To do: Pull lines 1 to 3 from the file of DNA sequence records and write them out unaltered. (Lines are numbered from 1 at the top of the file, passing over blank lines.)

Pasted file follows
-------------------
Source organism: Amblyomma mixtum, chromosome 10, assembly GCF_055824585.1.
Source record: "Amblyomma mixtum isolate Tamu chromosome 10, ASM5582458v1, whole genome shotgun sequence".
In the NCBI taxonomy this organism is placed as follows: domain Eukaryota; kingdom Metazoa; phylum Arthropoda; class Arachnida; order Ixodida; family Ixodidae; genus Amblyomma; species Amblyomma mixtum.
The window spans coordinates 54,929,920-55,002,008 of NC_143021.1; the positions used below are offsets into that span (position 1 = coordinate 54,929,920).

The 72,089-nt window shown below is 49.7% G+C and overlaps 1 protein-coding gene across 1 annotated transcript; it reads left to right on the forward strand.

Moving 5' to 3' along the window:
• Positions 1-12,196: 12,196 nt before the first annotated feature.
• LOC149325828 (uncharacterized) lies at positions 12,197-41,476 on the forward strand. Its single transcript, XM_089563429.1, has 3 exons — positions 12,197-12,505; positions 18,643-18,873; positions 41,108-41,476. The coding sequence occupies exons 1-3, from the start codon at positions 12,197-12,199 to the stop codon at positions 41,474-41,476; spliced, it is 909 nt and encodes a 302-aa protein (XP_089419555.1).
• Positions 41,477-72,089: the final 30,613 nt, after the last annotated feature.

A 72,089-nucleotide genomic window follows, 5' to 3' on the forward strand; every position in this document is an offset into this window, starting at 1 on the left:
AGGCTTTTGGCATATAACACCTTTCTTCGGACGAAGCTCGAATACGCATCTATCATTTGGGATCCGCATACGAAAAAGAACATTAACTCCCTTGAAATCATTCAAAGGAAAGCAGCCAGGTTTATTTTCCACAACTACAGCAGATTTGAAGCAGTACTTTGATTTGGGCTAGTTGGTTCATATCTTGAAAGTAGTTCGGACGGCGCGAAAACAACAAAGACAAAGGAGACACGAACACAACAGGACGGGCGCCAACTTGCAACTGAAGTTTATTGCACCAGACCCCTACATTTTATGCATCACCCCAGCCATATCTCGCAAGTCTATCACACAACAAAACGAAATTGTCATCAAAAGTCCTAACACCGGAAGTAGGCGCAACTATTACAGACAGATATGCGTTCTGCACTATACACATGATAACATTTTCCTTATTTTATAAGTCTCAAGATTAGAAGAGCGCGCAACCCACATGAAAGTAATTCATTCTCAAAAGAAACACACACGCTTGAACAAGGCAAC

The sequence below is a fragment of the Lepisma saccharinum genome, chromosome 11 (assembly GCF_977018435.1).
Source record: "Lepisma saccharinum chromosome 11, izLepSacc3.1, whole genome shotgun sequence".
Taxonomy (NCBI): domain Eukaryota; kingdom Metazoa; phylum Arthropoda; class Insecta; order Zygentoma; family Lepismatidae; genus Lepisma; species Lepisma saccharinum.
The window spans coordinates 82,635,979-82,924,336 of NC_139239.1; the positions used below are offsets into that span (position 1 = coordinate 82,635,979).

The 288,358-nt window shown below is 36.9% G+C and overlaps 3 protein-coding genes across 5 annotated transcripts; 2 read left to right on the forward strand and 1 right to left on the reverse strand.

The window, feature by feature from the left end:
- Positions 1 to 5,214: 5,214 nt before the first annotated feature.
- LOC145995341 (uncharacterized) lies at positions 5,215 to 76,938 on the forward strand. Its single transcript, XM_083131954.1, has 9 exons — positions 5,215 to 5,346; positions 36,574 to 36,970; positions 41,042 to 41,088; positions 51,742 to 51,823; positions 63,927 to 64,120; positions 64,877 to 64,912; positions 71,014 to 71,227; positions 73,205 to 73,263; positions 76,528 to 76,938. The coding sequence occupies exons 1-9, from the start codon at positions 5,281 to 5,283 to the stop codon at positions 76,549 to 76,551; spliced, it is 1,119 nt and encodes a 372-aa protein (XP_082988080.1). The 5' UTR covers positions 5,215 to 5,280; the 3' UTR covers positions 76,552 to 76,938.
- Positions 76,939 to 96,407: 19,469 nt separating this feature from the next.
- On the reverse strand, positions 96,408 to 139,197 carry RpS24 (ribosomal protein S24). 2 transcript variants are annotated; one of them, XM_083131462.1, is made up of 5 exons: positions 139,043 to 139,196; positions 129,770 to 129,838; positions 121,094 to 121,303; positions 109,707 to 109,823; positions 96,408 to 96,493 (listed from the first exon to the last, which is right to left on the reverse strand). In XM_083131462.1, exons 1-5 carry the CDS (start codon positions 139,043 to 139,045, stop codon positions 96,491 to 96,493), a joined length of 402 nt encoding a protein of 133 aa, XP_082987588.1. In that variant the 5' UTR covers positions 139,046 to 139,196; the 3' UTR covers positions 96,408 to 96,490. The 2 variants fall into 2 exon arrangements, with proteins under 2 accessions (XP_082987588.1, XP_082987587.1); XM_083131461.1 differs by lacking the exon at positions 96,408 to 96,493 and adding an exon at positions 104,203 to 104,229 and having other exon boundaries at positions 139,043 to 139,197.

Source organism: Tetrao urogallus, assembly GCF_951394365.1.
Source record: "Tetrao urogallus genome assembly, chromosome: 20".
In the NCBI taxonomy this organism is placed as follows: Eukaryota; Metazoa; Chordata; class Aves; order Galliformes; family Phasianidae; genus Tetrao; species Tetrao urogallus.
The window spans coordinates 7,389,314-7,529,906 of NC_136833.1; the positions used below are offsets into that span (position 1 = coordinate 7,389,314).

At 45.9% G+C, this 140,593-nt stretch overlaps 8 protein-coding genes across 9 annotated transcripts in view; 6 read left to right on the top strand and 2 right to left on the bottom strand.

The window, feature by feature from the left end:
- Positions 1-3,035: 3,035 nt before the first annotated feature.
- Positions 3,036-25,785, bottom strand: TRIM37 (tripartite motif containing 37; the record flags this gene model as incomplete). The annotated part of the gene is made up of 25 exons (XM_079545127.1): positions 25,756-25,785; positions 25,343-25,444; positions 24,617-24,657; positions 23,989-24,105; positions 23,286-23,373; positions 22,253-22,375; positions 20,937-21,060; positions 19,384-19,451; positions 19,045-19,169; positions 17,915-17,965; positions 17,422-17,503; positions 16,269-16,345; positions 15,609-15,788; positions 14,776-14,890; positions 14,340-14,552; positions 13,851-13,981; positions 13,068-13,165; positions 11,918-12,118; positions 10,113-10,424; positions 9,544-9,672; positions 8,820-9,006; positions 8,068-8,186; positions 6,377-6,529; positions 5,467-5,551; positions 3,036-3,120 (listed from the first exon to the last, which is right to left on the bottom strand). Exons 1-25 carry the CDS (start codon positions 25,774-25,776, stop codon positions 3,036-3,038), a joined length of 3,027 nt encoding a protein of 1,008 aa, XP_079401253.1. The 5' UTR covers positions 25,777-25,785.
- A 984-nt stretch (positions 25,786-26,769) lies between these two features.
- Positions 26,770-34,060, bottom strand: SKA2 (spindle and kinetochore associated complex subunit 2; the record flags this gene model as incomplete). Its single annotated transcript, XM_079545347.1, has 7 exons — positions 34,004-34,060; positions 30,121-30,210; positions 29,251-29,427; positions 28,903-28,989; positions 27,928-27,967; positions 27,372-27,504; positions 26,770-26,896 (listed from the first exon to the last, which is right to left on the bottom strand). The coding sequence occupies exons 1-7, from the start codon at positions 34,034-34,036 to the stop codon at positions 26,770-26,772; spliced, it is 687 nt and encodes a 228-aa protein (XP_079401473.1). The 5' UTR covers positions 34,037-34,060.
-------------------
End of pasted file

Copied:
Source organism: Amblyomma mixtum, chromosome 10, assembly GCF_055824585.1.
Source record: "Amblyomma mixtum isolate Tamu chromosome 10, ASM5582458v1, whole genome shotgun sequence".
In the NCBI taxonomy this organism is placed as follows: domain Eukaryota; kingdom Metazoa; phylum Arthropoda; class Arachnida; order Ixodida; family Ixodidae; genus Amblyomma; species Amblyomma mixtum.